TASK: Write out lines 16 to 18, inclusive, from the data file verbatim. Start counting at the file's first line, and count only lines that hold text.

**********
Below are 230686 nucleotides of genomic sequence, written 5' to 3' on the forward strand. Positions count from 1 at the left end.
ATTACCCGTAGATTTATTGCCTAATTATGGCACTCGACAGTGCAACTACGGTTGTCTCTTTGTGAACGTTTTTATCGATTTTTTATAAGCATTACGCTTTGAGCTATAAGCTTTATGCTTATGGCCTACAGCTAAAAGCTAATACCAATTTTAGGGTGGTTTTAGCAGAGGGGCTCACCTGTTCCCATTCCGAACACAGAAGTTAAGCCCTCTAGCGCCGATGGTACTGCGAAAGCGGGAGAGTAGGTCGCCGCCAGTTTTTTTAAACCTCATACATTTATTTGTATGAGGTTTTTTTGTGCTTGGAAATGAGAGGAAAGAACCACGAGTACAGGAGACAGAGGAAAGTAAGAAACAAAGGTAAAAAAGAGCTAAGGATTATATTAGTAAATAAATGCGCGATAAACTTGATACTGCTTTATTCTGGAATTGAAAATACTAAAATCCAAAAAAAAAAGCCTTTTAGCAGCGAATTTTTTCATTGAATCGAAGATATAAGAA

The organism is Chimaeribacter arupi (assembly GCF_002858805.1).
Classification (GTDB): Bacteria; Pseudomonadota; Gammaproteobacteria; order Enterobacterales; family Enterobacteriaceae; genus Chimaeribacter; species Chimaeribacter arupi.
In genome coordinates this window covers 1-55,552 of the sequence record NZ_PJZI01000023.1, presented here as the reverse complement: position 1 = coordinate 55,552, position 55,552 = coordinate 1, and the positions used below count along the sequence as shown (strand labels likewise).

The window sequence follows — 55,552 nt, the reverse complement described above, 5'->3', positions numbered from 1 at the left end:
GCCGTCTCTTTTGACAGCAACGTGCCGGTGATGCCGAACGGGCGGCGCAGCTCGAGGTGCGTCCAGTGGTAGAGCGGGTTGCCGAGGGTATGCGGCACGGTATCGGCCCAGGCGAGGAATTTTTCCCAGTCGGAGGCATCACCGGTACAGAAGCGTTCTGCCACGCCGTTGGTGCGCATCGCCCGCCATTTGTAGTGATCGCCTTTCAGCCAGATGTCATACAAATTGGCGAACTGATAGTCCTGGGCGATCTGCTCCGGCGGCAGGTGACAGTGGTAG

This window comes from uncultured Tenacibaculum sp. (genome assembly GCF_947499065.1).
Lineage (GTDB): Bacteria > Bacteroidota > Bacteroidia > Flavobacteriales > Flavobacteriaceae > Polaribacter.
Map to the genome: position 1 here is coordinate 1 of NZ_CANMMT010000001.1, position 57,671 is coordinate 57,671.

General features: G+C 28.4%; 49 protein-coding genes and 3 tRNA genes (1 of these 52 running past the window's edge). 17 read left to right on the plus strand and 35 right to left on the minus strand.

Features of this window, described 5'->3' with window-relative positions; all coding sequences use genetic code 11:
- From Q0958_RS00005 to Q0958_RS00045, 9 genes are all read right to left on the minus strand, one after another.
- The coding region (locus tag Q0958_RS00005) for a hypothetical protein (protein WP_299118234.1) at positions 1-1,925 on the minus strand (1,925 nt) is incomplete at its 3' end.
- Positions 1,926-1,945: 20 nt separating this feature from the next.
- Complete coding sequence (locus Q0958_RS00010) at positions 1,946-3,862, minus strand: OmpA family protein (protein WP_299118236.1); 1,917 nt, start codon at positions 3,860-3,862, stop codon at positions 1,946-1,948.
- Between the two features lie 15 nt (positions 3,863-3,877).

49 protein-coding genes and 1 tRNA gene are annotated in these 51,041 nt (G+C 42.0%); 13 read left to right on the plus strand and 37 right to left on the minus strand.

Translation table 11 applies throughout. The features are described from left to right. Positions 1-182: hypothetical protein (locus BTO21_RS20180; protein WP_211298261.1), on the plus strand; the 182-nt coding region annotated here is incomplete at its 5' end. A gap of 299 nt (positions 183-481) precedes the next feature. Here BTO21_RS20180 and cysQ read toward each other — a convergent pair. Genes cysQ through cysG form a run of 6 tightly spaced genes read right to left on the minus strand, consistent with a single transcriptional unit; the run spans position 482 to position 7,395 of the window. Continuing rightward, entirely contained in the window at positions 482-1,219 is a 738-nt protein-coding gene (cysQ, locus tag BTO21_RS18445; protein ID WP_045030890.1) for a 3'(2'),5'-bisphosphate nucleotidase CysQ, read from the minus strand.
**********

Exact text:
- Complete coding sequence (locus Q0958_RS00010) at positions 1,946-3,862, minus strand: OmpA family protein (protein WP_299118236.1); 1,917 nt, start codon at positions 3,860-3,862, stop codon at positions 1,946-1,948.
- Between the two features lie 15 nt (positions 3,863-3,877).

49 protein-coding genes and 1 tRNA gene are annotated in these 51,041 nt (G+C 42.0%); 13 read left to right on the plus strand and 37 right to left on the minus strand.